Sathima’s swansong

There is a time for everything: Between Afropunk and the passing of a musical legend, Sathima Bea Benjamin, is our Weekend Music Break.

It’s weekend of the Afropunk Festival in Brooklyn, New York, and a few of us at Africa Is a Country who are based here, will be partaking in the madness.  If you can’t make it to Afropunk this year don’t worry we’ve got a very solid collection of videos to generate an instant music festival wherever you happen to be getting down.

On a nostalgia tip, Olugbenga revisits his old stomping grounds on the streets of Lagos around the Ojuelegba Bus Stop in the Andy Okafor filmed video “Silver Pixie, Iyawo Mi.” This was Olugbenga’s first trip home since he was 15.

Philadelphia producer King Britt has this to say about his afro-futurist electronica project Fhloston Paradigm: “It walks the line of duality, both science fact and science fiction. It is the future of the now moment. The purpose is to transmit the omni-versal message of divine abstractions into aural pleasing tones.” He explains the video for Chasing Rainbows is a “sprained fable of a wanderer who is her own congress. Can time pry dance from the preface of no more?”

Afrikan Boy, still terrorizing London, channels Fela in “Hit Em Up.”

We’ve got a fantastic collection of live footage of South African rap crew, Driemanskap, for their track “Hosh/Hosa.”

Somali sisters Faarrow show us they were down with music from a young age when they go back home in the Studio Africa-produced video “Say My Name.”

Ghanaian singer Sala gives us a club ready track with “Today Na Today“. And if you need any ideas, the well shot video, filmed at a garage, will show you how to move:

You know how musicians are always reading lyrics off of their phones these days when they’re recording in the studio? Mosotho hip-hop artist Juvy and friends take that to the next level in the hilarious video for “Sotha.”

The title of Berlin-based Ugandan singer Jaqee’s new track says enough: “Dance.”

Talented Ghanaian singer Paapa demonstrates his lyrical depth in “Write for Me”. This is a guy to pay attention to.

Tanzanians Nay and Diamond let us know the music scene in Bongo is still very much fly with “Muziki Gani Part 2.”

And finally, from Sathima Bea Benjamin, the legendary Cape Town jazz singer who went home to the ancestors this week (see Sean Jacobs’ review of her autobiography for some background on her politics and musical career), we have her epic masterpiece “Africa.” This song comes from her Songbird LP that was rereleased by Matsuli music just last month. Ms. Benjamin gave a few rare performances at the Mahogany Room and Tagore’s in Cape Town for the occasion. Download an audio recording from the Tagore’s show here, Sathima swansong in this world.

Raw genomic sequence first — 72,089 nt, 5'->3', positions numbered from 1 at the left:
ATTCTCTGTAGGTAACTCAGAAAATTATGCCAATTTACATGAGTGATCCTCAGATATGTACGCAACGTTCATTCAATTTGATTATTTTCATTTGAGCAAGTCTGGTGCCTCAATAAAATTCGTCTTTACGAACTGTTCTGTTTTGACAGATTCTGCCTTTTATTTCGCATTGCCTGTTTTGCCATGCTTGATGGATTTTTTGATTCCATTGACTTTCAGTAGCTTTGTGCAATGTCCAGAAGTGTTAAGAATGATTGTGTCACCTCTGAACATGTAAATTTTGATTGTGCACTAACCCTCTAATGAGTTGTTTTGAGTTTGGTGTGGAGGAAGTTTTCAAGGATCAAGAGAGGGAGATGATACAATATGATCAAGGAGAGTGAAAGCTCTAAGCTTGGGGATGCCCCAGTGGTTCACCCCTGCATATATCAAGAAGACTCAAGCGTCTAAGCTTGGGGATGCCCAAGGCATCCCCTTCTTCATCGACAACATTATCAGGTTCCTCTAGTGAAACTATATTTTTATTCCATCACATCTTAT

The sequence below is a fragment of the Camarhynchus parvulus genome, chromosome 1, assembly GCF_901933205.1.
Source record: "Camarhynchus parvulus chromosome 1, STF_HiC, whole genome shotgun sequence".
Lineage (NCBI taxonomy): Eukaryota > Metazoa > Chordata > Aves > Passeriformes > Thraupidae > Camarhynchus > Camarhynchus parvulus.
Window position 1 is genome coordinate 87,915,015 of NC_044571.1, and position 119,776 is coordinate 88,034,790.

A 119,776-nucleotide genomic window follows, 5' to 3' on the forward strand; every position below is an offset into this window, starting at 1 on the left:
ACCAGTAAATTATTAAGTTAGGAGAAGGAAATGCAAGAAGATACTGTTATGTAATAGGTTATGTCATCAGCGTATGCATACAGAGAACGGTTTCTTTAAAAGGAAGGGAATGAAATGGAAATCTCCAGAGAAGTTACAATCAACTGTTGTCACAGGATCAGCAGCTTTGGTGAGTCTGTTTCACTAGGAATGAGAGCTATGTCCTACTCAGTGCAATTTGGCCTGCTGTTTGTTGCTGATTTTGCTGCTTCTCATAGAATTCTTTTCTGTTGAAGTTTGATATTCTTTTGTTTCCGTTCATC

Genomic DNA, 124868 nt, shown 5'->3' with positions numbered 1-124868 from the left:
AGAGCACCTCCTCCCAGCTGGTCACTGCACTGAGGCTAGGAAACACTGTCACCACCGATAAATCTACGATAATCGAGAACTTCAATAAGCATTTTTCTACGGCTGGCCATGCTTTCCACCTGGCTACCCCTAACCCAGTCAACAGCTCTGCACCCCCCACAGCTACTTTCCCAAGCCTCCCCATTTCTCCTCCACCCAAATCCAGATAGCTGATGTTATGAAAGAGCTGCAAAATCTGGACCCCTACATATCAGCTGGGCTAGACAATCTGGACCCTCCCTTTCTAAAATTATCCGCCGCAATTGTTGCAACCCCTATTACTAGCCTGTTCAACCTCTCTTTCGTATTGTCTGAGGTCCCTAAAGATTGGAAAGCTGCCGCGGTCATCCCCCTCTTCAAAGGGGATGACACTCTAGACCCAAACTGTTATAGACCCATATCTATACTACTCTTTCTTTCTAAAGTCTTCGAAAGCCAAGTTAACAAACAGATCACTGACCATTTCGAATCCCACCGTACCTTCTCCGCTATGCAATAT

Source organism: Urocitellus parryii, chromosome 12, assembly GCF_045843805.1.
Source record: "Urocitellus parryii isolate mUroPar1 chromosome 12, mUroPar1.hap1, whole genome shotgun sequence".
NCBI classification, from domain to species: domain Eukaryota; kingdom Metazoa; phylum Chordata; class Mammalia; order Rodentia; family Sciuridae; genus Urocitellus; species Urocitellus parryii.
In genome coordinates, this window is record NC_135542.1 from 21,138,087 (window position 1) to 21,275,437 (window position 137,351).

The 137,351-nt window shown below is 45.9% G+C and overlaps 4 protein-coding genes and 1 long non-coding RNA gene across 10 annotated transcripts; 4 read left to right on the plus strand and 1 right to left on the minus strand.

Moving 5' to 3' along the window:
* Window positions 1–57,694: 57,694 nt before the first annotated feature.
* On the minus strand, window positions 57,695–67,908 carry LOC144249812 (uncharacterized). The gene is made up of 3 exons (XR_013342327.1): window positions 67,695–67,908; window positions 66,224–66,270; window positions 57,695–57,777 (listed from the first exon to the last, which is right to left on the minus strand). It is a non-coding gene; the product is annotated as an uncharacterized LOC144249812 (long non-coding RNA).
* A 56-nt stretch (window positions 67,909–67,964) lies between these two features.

Further Reading

A power crisis

Andre De Ruyter, the former CEO of Eskom, has presented himself as a simple hero trying to save South Africa’s struggling power utility against corrupt forces. But this racially charged narrative is ultimately self-serving.

Cinematic universality

Fatou Cissé’s directorial debut meditates on the uncertain fate and importance of Malian cinema amidst the growing dismissiveness towards the humanities across the world.

The meanings of Heath Streak

Zimbabwean cricketing legend Heath Streak’s career mirrors many of the unresolved tensions of race and class in Zimbabwe. Yet few white Zimbabwean sporting figures are able to stir interest and conversation across the nation’s many divides.


After winning Italy’s Serie A with Napoli, Victor Osimhen has cemented his claim to being Africa’s biggest footballing icon. But is the trend of individual stardom good for sports and politics?

The magic man

Chris Blackwell’s long-awaited autobiography shows him as a romantic rogue; a risk taker whose life compass has been an open mind and gift to hear and see slightly into the future.

How to think about colonialism

Contemporary approaches to the legacy of colonialism tend to narrowly emphasize political agency as the solution to Africa’s problems. But agency is configured through historically particular relations of which we are not sole authors.

More than just a flag

South Africa’s apartheid flag has been declared hate speech by a top court. But while courts are important and their judgments matter, racism is a long and internationally entrenched social phenomenon that cannot be undone via judicial processes.

Resistance is a continuous endeavor

For more than 75 years, Palestinians have organized for a liberated future. Today, as resistance against Israeli apartheid intensifies, unity and revolutionary optimism has become the main infrastructure of struggle.

Paradise forgotten

While there is much to mourn about the passing of legendary American singer and actor Harry Belafonte, we should hold a place for his bold statement-album against apartheid South Africa.